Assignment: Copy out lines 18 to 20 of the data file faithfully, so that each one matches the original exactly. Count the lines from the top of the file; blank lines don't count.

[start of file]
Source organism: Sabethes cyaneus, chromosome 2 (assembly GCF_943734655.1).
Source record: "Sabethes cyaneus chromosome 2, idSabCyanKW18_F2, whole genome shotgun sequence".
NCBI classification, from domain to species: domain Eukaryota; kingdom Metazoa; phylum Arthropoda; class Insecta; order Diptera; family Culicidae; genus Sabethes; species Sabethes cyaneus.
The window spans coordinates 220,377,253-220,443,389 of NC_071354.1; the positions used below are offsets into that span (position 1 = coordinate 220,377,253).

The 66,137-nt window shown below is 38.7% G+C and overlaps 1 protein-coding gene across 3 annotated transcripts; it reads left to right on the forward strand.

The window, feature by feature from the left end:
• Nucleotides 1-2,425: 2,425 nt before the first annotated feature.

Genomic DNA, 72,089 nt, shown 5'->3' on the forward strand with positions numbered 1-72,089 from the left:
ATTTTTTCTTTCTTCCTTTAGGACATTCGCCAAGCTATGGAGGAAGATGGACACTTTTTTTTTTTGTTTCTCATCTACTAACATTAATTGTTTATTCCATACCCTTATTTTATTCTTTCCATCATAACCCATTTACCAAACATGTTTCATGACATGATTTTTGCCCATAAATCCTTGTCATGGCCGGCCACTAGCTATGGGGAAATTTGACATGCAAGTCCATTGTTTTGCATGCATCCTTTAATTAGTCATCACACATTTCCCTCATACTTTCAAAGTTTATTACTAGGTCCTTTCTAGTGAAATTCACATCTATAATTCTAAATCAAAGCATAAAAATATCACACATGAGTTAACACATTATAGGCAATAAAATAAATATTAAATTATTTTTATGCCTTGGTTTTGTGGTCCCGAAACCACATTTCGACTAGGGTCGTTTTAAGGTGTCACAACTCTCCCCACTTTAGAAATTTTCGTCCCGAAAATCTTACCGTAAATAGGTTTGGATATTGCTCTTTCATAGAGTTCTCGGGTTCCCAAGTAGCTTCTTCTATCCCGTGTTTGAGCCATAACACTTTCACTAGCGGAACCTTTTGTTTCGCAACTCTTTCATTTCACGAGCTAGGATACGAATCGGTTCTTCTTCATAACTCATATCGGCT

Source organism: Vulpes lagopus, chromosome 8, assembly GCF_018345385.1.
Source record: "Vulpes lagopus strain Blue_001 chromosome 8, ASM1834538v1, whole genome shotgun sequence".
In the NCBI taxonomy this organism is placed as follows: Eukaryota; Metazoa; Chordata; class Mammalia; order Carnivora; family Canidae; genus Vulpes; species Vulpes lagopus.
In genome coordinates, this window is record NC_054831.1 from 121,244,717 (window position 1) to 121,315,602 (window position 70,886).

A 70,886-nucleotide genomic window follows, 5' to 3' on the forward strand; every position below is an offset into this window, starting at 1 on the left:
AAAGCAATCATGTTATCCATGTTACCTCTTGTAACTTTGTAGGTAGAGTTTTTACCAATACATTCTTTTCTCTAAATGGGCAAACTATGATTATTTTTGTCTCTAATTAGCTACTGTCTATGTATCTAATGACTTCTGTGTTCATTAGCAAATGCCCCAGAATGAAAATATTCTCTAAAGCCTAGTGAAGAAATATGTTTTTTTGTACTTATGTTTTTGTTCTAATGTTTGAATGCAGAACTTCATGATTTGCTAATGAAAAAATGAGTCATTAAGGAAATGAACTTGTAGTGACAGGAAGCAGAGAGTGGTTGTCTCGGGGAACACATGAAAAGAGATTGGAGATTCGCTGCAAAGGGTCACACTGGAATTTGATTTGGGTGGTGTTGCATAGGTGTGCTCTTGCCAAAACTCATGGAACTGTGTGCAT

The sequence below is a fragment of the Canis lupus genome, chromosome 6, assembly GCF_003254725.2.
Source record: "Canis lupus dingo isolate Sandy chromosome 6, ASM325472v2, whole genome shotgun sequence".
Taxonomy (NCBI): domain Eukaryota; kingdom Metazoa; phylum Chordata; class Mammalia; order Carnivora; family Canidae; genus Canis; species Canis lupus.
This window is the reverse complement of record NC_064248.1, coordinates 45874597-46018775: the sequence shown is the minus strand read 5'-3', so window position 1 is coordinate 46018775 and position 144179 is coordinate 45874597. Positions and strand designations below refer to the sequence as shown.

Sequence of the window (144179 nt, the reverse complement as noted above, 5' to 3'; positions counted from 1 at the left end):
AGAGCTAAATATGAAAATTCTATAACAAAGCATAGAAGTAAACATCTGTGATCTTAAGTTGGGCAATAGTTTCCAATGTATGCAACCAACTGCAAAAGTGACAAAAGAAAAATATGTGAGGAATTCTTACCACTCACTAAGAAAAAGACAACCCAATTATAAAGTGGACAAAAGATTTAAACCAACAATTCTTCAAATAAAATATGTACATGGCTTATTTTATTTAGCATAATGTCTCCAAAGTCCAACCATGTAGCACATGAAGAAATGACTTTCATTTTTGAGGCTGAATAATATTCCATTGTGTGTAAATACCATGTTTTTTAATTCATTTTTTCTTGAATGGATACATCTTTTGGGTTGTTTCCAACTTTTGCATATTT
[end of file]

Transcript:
Taxonomy (NCBI): domain Eukaryota; kingdom Metazoa; phylum Chordata; class Mammalia; order Carnivora; family Canidae; genus Canis; species Canis lupus.
This window is the reverse complement of record NC_064248.1, coordinates 45874597-46018775: the sequence shown is the minus strand read 5'-3', so window position 1 is coordinate 46018775 and position 144179 is coordinate 45874597. Positions and strand designations below refer to the sequence as shown.

Sequence of the window (144179 nt, the reverse complement as noted above, 5' to 3'; positions counted from 1 at the left end):